How Writers Fail Part 11: They Want To

From Kristine Kathryn Rusch:

I know, I know. The title is harsh. Because the topic is harsh.

Remember, I have decades worth of experience watching and trying to help writers. And I have learned, to my chagrin, that some writers are beyond help.

Or rather, the help those writers need is beyond anything I or any other writer/mentor can provide.

The writers who are beyond help often ask for help, especially early on. They take classes. They try a few things. They talk a great game. They might know everything that there is to know about writing/publishing/agents or whatever holds their interest.

But when you actually look at what they do, the one thing they do not do is write.

Let me amend that.

They do not write for publication, whatever publication might mean.

There are a handful of these writers who actually write a lot and put it all in a drawer. This has been the behavior of some writers since the dawn of time. Ever hear of Emily Dickinson’s sister? Her niece? Well, they’re the ones who got her work published after she died. (Even that is a long sad story, filled with anger and lawsuits and tampering with the poetry.)

In her lifetime, ten of Emily Dickinson’s poems were published, and some speculate that she had nothing to do with the publications. She wrote the poems, handbound them, and sent them in little booklets to friends and family. Speculation is that some friend or family member had the poems published—anonymously, mind you—because someone believed that Dickinson’s voice should not have been silenced. When asked if her work could be put into a charity anthology or even an anthology of anonymous work, she dithered and ultimately, through dithering, let the opportunity pass.

Does that sound familiar to any of you? That dithering is often the subconscious, worrying about what might happen if something is published.

Whatever fears the writer has—a fear of failure, a fear of success, a fear of being “revealed” for who they really are—mount. The writer simply can’t overcome them, and so, rather than publish, the writer dithers or fails to mail things or indie publish things.

The writer often guarantees their own failure.

I’ve watched so many writers do this. If you don’t try, then you can’t fail on a large level. If you don’t put your work out there, then you won’t have to see that the world won’t fall at your feet just because you published something. If you don’t put your work in print, then you won’t have to see what readers or critics or your friends will say about it.

These fears are paralyzing for many writers (heck, for many creatives in all disciplines). I still run from singing, mostly because singing in public brings memories of my mother. The last time I sang with a group, when I was around 40, we participated in a competition at Portland’s Arlene Schnitzer Concert Hall.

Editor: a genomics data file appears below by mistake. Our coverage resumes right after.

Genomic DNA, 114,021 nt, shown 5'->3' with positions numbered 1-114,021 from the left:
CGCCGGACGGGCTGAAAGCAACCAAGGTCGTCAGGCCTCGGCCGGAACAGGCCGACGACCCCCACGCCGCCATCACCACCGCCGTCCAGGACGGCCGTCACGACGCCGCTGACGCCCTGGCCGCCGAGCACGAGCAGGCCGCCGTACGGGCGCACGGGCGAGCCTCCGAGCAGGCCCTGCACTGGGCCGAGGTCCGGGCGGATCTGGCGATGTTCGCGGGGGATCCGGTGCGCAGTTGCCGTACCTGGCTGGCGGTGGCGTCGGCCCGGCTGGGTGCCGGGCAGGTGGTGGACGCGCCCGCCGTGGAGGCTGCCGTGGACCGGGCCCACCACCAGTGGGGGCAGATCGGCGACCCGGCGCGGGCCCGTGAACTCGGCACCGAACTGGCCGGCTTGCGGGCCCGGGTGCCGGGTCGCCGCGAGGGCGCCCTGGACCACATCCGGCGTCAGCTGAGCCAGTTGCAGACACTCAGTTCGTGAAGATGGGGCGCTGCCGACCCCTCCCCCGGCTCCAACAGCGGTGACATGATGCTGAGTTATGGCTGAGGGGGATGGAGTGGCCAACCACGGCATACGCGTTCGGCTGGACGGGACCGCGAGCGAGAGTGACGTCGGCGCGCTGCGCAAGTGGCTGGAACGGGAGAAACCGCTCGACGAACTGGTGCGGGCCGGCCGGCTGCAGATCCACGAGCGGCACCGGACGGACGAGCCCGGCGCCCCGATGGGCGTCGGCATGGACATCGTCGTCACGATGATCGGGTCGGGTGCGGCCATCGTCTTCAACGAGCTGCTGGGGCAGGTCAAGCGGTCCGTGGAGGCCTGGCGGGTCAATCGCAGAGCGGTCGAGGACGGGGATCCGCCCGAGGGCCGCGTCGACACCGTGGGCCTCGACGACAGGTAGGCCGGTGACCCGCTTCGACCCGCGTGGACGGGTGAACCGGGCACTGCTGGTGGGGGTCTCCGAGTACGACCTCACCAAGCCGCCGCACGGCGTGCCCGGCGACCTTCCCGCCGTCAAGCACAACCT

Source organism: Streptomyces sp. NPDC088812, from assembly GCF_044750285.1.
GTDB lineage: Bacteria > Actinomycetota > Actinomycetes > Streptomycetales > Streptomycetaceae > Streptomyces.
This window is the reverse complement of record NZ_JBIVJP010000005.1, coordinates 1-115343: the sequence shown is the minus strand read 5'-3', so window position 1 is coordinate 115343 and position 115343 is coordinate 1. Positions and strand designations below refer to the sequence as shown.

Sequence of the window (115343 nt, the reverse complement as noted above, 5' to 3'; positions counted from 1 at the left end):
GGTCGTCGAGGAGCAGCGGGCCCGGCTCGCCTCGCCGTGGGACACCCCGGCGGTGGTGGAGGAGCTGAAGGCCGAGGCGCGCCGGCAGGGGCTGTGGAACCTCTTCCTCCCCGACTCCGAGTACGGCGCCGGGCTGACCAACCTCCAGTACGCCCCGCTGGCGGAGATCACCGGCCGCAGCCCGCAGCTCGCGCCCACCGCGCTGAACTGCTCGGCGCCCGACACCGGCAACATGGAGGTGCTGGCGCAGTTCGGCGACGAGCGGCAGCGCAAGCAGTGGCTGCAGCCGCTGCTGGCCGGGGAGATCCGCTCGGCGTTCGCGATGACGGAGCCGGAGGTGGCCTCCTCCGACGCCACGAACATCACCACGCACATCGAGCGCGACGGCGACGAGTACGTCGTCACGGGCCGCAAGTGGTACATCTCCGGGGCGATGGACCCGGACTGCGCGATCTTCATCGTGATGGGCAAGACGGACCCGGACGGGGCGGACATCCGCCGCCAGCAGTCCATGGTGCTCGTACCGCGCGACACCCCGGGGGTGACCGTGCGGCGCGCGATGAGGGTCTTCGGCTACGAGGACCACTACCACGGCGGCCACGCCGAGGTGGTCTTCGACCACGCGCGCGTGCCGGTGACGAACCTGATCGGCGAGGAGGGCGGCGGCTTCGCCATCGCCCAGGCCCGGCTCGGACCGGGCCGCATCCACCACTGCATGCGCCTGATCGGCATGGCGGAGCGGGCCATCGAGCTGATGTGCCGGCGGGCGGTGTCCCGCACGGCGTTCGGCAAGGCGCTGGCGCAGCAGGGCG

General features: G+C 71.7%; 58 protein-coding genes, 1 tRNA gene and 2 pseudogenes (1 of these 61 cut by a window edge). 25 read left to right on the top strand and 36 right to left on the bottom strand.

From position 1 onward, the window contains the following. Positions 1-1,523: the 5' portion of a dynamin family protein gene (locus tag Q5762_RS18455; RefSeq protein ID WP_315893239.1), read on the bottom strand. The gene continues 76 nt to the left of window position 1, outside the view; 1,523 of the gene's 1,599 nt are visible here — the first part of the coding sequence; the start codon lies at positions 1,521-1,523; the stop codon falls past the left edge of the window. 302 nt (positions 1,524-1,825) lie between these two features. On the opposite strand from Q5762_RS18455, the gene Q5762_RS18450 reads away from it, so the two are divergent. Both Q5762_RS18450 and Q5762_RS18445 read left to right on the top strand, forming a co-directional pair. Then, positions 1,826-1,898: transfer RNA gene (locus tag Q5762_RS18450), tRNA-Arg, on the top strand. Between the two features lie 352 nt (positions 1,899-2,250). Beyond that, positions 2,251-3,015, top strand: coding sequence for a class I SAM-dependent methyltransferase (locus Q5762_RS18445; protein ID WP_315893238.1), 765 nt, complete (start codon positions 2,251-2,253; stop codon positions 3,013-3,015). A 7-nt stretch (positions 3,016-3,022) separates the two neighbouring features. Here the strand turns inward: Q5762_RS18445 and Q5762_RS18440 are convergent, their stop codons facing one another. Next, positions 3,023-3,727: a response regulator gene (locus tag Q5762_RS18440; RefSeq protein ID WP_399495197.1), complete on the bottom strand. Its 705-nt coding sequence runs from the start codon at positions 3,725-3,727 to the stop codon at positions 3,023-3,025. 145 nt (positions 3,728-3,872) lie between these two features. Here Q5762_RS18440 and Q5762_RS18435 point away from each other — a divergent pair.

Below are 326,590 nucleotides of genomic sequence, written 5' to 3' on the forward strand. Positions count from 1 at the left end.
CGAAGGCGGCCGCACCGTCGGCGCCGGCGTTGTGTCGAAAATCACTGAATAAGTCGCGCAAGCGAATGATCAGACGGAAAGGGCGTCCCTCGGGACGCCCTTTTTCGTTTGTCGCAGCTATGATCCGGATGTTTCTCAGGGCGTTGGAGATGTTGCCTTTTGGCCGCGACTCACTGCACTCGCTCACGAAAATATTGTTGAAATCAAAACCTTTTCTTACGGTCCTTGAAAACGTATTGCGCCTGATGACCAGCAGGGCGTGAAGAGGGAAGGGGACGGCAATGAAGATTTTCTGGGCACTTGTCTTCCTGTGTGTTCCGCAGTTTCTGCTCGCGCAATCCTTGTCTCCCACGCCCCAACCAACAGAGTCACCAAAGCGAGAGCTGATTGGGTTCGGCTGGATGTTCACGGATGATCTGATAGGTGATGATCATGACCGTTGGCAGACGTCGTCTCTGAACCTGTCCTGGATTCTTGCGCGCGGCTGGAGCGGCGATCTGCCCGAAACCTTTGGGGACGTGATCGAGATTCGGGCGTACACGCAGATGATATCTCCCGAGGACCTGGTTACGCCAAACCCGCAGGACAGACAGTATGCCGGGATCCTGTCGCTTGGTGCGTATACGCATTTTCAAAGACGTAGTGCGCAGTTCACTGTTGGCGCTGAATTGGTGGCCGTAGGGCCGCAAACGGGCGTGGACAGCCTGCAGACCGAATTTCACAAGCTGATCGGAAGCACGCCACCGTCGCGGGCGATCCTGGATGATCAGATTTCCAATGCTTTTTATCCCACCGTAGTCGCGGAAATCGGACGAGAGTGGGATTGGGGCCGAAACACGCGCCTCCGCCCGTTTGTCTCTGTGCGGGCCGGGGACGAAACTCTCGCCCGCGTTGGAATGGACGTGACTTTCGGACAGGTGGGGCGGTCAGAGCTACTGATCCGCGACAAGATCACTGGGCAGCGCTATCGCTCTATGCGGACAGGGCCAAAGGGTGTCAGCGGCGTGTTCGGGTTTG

We performed on a riser, and I was toward the back. After I climbed to my position and turned around, I could see the front rows of the audience. And there, for a moment, was my mother. She sat in one of the chairs to the side, a frown on her face. I figured I was seeing a woman who looked like my mother.

We started singing, and the woman who looked like my mother started shaking her head. Then she sighed and rolled her eyes, just like my mother would have.

I made myself look away.

When I looked back, the seat was empty. I doubt anyone had been sitting there. Or maybe I had been right; a woman who looked like my mother sat there briefly.

It didn’t matter. My throat closed up, my voice failed me, and I couldn’t wait to get off that stage.

I haven’t sung in public since.

What would it take to get me to sing in public? I’m not sure. I’ll probably find out in the next few years. I’m hoping to muscle my way past it. But if I can’t, then I know what I would need to do.

Therapy. Talk therapy, focused on exorcising that woman from my brain so that I can enjoy an art form I’ve loved since I was little.

What happened to me on that stage (and on most stages where I had to sing) happens to writers too. Something terrifies them on a deep level about either writing or publishing.

So those writers do what they can to guarantee the failure.

The problem that we creatives have when they have this kind of paralyzing fear is that the fear encompasses success as well as failure. Success—singing on stage in a competition that we were winning—is just as hard if not harder than bombing.

I always expect to bomb when I sing. When I realize that I’m not bombing…well, then the throat seizes up and the voice quits.

It’s not conscious.

Nor is it conscious for a writer who needs to fail to protect themselves. They don’t get to the writing. Or they don’t publish their work. Or they don’t mail it (if they want to be traditionally published).

Link to the rest at Kristine Kathryn Rusch

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